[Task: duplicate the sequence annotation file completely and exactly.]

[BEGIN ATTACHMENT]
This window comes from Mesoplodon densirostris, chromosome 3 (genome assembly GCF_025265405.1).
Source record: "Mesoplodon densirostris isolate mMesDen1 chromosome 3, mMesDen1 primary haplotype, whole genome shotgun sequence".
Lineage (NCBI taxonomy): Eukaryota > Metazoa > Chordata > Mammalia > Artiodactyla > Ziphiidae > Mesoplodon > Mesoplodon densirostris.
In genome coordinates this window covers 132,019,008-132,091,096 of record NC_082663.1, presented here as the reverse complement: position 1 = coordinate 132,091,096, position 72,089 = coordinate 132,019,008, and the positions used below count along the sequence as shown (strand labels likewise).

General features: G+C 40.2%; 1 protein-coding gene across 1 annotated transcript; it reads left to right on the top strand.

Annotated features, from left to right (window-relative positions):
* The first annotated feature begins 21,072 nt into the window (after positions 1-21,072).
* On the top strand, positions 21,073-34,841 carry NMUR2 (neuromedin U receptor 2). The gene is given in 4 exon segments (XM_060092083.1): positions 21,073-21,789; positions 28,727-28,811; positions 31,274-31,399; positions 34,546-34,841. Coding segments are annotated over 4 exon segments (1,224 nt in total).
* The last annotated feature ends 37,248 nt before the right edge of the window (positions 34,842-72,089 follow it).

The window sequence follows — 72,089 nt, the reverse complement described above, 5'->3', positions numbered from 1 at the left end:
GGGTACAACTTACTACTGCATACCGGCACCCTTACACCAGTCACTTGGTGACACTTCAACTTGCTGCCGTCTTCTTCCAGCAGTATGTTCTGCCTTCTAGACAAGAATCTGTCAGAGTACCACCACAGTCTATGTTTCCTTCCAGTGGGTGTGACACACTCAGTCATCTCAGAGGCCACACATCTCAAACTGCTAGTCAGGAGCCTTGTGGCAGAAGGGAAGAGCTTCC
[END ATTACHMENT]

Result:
This window comes from Mesoplodon densirostris, chromosome 3 (genome assembly GCF_025265405.1).
Source record: "Mesoplodon densirostris isolate mMesDen1 chromosome 3, mMesDen1 primary haplotype, whole genome shotgun sequence".
Lineage (NCBI taxonomy): Eukaryota > Metazoa > Chordata > Mammalia > Artiodactyla > Ziphiidae > Mesoplodon > Mesoplodon densirostris.
In genome coordinates this window covers 132,019,008-132,091,096 of record NC_082663.1, presented here as the reverse complement: position 1 = coordinate 132,091,096, position 72,089 = coordinate 132,019,008, and the positions used below count along the sequence as shown (strand labels likewise).

General features: G+C 40.2%; 1 protein-coding gene across 1 annotated transcript; it reads left to right on the top strand.

Annotated features, from left to right (window-relative positions):
* The first annotated feature begins 21,072 nt into the window (after positions 1-21,072).
* On the top strand, positions 21,073-34,841 carry NMUR2 (neuromedin U receptor 2). The gene is given in 4 exon segments (XM_060092083.1): positions 21,073-21,789; positions 28,727-28,811; positions 31,274-31,399; positions 34,546-34,841. Coding segments are annotated over 4 exon segments (1,224 nt in total).
* The last annotated feature ends 37,248 nt before the right edge of the window (positions 34,842-72,089 follow it).

The window sequence follows — 72,089 nt, the reverse complement described above, 5'->3', positions numbered from 1 at the left end:
GGGTACAACTTACTACTGCATACCGGCACCCTTACACCAGTCACTTGGTGACACTTCAACTTGCTGCCGTCTTCTTCCAGCAGTATGTTCTGCCTTCTAGACAAGAATCTGTCAGAGTACCACCACAGTCTATGTTTCCTTCCAGTGGGTGTGACACACTCAGTCATCTCAGAGGCCACACATCTCAAACTGCTAGTCAGGAGCCTTGTGGCAGAAGGGAAGAGCTTCC